Background and aims: Pollen and seed dispersal in herbaceous insect-pollinated plants are often restricted, inducing strong population structure. To what extent this influences mating within and among patches is poorly understood. This study investigates the influence of population structure on pollen performance using controlled pollinations and genetic markers.
Methods: Population structure was investigated in a patchily distributed population of gynodioecious Silene vulgaris in Switzerland using polymorphic microsatellite markers. Experimental pollinations were performed on 21 hermaphrodite recipients using pollen donors at three spatial scales: (a) self-pollination; (b) within-patch cross-pollinations; and (c) between-patch cross-pollinations. Pollen performance was then compared with respect to crossing distance.
Key results: The population of S. vulgaris was characterized by a high degree of genetic sub-structure, with neighbouring plants more related to one another than to distant individuals. Inbreeding probably results from both selfing and biparental inbreeding. Pollen performance increased with distance between mates. Between-patch pollen performed significantly better than both self- and within-patch pollen donors. However, no significant difference was detected between self- and within-patch pollen donors.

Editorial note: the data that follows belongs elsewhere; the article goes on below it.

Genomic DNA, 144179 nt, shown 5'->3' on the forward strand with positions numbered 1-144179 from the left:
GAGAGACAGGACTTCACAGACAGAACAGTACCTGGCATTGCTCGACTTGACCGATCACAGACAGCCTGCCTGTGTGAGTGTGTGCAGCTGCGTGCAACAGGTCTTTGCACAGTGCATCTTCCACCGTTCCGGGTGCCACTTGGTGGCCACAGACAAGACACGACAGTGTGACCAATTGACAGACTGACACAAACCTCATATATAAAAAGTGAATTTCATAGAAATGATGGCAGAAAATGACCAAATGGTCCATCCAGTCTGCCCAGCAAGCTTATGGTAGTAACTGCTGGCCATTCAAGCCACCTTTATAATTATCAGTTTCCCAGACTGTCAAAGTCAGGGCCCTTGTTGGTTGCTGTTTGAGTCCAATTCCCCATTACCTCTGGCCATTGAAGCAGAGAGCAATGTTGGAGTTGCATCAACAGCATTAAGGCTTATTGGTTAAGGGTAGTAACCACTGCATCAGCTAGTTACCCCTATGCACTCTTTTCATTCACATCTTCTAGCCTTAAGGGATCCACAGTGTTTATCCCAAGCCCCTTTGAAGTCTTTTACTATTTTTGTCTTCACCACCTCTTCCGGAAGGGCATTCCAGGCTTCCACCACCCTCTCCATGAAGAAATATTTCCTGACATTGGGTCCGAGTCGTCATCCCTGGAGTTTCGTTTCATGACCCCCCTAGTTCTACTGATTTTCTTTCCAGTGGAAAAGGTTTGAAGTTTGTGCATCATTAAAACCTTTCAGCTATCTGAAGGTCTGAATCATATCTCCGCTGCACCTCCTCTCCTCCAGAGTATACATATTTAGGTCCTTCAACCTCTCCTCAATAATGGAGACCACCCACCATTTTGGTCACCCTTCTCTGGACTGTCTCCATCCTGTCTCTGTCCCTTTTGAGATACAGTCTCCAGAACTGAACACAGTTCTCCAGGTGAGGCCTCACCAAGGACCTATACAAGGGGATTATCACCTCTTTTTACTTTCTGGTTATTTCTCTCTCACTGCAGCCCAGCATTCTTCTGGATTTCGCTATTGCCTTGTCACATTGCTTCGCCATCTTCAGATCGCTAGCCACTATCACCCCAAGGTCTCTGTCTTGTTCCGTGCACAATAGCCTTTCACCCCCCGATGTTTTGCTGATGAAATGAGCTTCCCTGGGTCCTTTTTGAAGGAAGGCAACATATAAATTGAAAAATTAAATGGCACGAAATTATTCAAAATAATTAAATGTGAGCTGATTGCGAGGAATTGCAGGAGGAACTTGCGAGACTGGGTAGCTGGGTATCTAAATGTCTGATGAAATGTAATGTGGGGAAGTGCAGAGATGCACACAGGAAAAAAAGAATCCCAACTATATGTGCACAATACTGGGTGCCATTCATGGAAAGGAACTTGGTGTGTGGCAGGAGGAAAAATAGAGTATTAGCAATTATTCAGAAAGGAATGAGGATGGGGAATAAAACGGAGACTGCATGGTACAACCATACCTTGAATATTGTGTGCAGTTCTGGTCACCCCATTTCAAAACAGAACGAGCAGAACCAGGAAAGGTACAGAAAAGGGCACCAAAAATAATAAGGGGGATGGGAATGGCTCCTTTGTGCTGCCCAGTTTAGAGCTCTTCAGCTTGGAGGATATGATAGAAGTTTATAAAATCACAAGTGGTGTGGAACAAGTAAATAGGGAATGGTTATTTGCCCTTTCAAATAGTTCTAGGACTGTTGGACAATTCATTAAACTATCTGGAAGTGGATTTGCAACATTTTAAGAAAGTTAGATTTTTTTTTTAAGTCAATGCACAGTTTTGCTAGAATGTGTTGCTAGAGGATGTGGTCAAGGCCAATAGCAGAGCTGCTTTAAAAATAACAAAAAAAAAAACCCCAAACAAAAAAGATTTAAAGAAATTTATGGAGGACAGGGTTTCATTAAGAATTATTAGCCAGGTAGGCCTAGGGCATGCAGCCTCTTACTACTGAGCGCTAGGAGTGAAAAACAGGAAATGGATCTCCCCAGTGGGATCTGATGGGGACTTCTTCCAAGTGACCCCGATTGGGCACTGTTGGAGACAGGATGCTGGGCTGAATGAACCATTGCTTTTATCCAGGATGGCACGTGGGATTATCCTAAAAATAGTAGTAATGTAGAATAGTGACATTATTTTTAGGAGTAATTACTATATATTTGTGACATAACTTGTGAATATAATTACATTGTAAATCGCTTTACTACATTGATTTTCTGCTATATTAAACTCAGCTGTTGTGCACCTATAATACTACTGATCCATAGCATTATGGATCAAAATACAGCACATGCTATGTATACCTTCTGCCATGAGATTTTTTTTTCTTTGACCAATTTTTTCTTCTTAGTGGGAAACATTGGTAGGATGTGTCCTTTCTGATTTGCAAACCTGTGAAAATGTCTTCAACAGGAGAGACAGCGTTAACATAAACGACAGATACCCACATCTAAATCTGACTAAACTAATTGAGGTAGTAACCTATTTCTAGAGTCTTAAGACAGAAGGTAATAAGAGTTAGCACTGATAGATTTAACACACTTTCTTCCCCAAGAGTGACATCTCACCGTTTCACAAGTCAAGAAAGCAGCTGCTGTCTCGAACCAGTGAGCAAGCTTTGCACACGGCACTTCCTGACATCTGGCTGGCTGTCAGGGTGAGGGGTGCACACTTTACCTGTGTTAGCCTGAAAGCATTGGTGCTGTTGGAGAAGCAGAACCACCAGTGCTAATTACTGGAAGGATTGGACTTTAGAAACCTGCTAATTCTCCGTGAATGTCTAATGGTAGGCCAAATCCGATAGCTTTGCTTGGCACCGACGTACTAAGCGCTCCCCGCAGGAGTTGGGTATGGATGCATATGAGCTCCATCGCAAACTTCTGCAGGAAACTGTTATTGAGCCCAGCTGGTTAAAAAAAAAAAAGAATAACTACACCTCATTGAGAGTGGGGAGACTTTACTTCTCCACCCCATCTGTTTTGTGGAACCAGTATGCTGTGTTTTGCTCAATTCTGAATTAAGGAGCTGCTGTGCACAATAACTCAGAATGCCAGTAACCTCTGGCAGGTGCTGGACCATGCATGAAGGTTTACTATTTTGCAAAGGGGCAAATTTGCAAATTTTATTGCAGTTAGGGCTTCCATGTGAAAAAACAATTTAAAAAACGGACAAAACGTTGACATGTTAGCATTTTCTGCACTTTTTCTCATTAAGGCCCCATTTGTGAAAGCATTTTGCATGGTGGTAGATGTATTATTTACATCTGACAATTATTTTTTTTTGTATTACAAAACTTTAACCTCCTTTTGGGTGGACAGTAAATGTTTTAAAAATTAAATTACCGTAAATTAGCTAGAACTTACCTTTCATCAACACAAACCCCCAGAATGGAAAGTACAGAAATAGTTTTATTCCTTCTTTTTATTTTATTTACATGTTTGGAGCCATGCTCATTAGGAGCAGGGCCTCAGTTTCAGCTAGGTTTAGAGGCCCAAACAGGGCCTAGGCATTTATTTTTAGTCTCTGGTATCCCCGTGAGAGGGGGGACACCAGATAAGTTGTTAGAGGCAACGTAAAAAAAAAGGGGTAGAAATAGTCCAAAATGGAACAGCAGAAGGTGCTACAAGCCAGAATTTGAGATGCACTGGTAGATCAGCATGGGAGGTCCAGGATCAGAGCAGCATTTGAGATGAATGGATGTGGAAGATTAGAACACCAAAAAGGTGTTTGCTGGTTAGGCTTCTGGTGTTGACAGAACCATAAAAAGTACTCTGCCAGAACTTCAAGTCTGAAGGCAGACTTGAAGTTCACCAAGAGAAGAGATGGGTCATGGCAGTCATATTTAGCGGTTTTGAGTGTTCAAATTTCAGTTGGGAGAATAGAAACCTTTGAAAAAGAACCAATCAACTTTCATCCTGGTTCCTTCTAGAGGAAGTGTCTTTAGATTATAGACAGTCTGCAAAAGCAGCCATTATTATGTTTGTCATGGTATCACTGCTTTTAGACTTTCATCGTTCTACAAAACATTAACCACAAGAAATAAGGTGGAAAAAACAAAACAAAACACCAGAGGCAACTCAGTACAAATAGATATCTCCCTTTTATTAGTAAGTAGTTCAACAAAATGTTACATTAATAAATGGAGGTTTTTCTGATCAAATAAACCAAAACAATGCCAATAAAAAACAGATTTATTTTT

Conclusions: The results suggest that population structure in animal-pollinated plants is likely to influence mating patterns by favouring cross-pollinations between unrelated plants. However, the extent to which this mechanism could be effective as a pre-zygotic barrier preventing inbred mating depends on the patterns of pollinator foraging and their influence on pollen dispersal.